Mrs. Mary Ruth L. Dodd, a security deed grantor, brought this action against First Federal Savings & Loan Association of Statesboro, her grantee, claiming misapplication of fire insurance proceeds and unlawful foreclosure, and seeking injunction, reformation, damages and other relief.
Based upon answers to questions submitted to the jury, the court entered judgment directing the payment to the plaintiff of $16,000 of the insurance proceeds for the cost of repairs to the building, $9,000 as special damages for attorney's fees, $10,000 punitive damages, and $38,475 representing the balance of the plaintiff's indebtedness in a current status. The appeal is from that judgment. Held:
1. The defendant enumerates as error the overruling of its motion of August 3, 1996, to dismiss the jury on the ground that it was selected in January, 1966; that the case had been delayed because of the absence of counsel, cold weather and illness of the presiding judge and parties litigant; that the jury was again questioned and qualified by the court and counsel on July 29, 1966; that it was agreed then that the case would be tried on August 3, 1966; that on the day previous to its motion, it was notified that Mr. Robert Lanier had been employed as counsel for the appellee; that the present jury should be dismissed and that a new jury should be selected. If this motion was an attempt to challenge the array, it was filed too late because the selection of the jury by the parties constituted a waiver of the manner in which the panel was drawn.
If this motion was an attempt to challenge the poll, the employment of new counsel alone was not sufficient to disqualify all jurors and require the dismissal of the entire jury as prayed in the motion. Enumeration of error number 1 is therefore without merit.
2. This case has been before this court previously. First Fed. Savings &c. Assn. v. Dodd, 222 Ga. 337 (149 SE2d 799)
. It was there held that: "One of the grounds of the plaintiff's motion to dismiss the defendant's renewed general and special demurrers asserted that such demurrers addressed themselves to allegations of the plaintiff either previously demurred to and amended by plaintiff without materially changing her cause of action, or to allegations previously demurrered to wherein said demurrers were overruled and the law of the case established. This motion is meritorious." Thereafter at the trial the defendant filed individual motions to strike each prayer of the petition as amended. These motions were overruled. In enumeration of errors numbers 2 through 7, the defendant complains of these rulings. These contentions are without merit. As was said in Ga. Northern R. Co. v. Hutchins & Jenkins, 119 Ga. 504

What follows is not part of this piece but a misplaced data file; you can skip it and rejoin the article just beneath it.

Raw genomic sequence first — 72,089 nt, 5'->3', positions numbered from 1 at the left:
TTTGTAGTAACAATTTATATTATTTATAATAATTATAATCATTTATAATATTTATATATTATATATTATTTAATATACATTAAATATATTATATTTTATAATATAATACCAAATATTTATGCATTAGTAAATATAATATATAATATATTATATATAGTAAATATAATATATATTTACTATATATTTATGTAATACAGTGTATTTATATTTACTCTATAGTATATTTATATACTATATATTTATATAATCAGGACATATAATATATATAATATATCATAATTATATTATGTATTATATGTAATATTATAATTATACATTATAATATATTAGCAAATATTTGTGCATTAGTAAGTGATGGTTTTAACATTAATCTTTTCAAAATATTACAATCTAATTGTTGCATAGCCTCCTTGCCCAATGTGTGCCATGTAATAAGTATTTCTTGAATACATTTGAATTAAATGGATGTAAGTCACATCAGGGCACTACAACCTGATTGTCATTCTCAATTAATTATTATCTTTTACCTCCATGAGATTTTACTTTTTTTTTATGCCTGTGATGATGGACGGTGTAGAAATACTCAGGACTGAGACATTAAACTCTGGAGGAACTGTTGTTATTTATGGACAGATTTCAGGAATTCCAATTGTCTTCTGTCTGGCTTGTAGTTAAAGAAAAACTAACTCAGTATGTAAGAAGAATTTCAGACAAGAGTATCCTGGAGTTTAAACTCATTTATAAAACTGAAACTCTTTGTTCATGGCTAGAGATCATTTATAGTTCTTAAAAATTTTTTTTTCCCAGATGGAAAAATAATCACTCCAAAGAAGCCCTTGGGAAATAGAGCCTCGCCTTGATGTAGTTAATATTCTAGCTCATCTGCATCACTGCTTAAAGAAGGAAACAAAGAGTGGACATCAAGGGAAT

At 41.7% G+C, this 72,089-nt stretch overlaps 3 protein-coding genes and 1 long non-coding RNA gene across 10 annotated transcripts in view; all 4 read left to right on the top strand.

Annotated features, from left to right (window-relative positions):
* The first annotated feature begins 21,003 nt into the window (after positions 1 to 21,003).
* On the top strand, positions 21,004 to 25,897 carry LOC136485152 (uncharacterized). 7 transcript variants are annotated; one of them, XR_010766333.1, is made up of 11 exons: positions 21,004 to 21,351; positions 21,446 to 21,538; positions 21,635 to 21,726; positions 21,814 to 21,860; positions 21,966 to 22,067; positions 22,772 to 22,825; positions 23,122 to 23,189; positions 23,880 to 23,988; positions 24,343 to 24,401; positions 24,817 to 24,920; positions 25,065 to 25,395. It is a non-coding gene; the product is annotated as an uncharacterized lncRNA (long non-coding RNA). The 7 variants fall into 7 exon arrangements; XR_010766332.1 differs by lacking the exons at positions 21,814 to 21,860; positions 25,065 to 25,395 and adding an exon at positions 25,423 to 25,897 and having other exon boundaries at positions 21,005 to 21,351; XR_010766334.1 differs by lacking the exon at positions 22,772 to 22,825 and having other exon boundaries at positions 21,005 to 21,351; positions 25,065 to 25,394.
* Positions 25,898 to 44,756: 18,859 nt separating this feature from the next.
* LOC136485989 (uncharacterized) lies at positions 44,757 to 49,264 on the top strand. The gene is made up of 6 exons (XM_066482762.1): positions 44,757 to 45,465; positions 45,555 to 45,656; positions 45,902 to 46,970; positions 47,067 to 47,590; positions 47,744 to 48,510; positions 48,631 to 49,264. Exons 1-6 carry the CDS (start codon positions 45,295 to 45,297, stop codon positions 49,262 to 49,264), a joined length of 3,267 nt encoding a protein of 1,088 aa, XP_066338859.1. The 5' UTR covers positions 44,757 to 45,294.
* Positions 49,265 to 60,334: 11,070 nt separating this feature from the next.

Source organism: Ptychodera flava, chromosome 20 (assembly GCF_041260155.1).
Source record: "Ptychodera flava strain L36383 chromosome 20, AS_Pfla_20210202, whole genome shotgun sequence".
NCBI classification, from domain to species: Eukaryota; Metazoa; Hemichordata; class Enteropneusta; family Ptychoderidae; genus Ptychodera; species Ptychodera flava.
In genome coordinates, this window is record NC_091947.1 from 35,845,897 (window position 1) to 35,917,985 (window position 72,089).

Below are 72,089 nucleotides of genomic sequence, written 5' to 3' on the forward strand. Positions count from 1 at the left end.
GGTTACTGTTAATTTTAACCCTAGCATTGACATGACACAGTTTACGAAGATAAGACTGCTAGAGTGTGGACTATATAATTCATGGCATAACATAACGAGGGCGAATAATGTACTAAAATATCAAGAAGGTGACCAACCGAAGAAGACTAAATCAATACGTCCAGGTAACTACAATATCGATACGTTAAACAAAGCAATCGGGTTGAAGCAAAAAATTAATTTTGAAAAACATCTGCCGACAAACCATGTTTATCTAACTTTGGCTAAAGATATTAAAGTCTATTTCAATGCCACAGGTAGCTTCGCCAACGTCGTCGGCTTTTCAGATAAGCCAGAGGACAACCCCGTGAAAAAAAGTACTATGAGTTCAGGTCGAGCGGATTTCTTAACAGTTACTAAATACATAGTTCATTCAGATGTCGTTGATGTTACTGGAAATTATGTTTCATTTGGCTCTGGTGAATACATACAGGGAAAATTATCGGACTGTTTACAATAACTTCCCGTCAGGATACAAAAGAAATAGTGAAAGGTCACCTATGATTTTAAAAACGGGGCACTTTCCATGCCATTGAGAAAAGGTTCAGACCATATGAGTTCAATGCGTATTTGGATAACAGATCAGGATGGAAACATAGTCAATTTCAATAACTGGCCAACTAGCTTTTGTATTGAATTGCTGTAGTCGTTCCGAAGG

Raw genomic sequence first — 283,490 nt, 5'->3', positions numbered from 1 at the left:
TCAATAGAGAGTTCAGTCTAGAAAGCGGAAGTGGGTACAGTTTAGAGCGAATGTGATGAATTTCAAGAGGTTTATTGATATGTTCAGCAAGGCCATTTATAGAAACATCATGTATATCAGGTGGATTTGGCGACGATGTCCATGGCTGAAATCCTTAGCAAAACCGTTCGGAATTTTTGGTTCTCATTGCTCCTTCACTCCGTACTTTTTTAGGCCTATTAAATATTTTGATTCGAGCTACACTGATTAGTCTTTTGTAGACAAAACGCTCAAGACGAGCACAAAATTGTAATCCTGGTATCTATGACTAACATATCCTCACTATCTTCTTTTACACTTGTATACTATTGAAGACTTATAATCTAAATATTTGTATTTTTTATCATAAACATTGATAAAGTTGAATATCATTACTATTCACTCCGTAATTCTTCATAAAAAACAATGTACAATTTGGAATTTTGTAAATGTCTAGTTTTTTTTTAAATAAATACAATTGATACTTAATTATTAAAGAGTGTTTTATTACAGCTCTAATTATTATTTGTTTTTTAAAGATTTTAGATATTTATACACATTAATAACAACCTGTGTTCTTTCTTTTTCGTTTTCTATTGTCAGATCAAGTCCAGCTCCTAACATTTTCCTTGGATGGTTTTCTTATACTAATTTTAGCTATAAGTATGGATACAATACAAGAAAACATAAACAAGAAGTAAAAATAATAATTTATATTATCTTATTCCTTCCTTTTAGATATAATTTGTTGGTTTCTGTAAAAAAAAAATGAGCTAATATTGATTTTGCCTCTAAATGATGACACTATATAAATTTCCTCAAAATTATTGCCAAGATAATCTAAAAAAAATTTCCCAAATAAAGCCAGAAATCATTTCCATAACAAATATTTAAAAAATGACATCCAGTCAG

, 510 (46 SE 659
): "A judgment on demurrer, so long as it stands unreversed, is conclusive on the parties as to all questions which were necessarily involved in the decision of the points raised by the demurrer. The demurrer in the present case not only raised in a general way the question as to the sufficiency of the plaintiffs' allegations to authorize a recovery, but it specifically raised the question that on the face of the petition there did not appear to be any contractual relation between the defendant and the plaintiffs which would authorize the plaintiffs to recover damages for the alleged wrongful acts committed by the defendant. The question was distinctly made by demurrer to the whole petition, as well as by demurrers to different paragraphs, that the damages claimed were too remote and speculative and incapable of computation, and generally of such a character as not to be the basis of a legal recovery. In other words, in passing upon the demurrers the court was compelled to decide two questions: (1) Have the plaintiffs alleged such a state of facts as to show that in law the defendant is liable in damages? And (2) Are the damages claimed of such a character as to be properly the subject of a legal recovery? The judgment overruling the demurrers decided these questions in favor of the plaintiffs, and this decision is the law of this case, whether right or wrong. A great part of the brief of counsel for the plaintiff in error is devoted to a discussion of the question as to whether the facts alleged are sufficient to constitute a cause of action, and whether the damages sought to be recovered are of such a character as to be the basis of a legal recovery. It is not proper for us to determine either of these questions, nor do we express or intimate any opinion in reference to the same, as they are concluded by the judgment on the demurrers." See also Richmond Hosiery Mills v. Western Union Tel. Co., 123 Ga. 216
, 221 (51 SE 290
Because of the previous rulings on the general and special demurrers, the law of this case was established (see First Fed. Savings &c. Assn. v. Dodd, 222 Ga. 337
, supra), and the motions to strike certain prayers of the plaintiff's petition were properly overruled by the trial court.